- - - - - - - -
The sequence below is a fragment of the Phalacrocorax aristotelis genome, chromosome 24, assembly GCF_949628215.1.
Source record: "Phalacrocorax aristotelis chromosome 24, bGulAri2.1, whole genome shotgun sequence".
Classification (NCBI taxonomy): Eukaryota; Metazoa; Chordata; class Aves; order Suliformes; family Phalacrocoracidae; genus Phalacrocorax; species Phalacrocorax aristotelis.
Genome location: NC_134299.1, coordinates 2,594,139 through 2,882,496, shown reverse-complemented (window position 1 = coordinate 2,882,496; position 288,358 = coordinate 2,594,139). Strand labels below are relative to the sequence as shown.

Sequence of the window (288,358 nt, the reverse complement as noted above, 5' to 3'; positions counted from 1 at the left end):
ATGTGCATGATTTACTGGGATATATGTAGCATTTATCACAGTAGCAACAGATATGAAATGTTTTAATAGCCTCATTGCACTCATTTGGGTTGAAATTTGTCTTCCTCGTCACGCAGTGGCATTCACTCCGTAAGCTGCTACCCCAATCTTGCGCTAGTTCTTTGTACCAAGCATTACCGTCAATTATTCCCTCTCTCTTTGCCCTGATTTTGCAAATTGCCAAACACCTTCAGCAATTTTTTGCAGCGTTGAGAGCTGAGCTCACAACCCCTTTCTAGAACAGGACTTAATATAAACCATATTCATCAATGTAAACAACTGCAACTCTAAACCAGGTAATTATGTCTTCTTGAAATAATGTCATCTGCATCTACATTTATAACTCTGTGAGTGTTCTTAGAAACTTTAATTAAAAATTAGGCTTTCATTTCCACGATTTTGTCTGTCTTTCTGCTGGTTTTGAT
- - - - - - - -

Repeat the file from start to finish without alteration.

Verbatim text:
The sequence below is a fragment of the Phalacrocorax aristotelis genome, chromosome 24, assembly GCF_949628215.1.
Source record: "Phalacrocorax aristotelis chromosome 24, bGulAri2.1, whole genome shotgun sequence".
Classification (NCBI taxonomy): Eukaryota; Metazoa; Chordata; class Aves; order Suliformes; family Phalacrocoracidae; genus Phalacrocorax; species Phalacrocorax aristotelis.
Genome location: NC_134299.1, coordinates 2,594,139 through 2,882,496, shown reverse-complemented (window position 1 = coordinate 2,882,496; position 288,358 = coordinate 2,594,139). Strand labels below are relative to the sequence as shown.

Sequence of the window (288,358 nt, the reverse complement as noted above, 5' to 3'; positions counted from 1 at the left end):
ATGTGCATGATTTACTGGGATATATGTAGCATTTATCACAGTAGCAACAGATATGAAATGTTTTAATAGCCTCATTGCACTCATTTGGGTTGAAATTTGTCTTCCTCGTCACGCAGTGGCATTCACTCCGTAAGCTGCTACCCCAATCTTGCGCTAGTTCTTTGTACCAAGCATTACCGTCAATTATTCCCTCTCTCTTTGCCCTGATTTTGCAAATTGCCAAACACCTTCAGCAATTTTTTGCAGCGTTGAGAGCTGAGCTCACAACCCCTTTCTAGAACAGGACTTAATATAAACCATATTCATCAATGTAAACAACTGCAACTCTAAACCAGGTAATTATGTCTTCTTGAAATAATGTCATCTGCATCTACATTTATAACTCTGTGAGTGTTCTTAGAAACTTTAATTAAAAATTAGGCTTTCATTTCCACGATTTTGTCTGTCTTTCTGCTGGTTTTGAT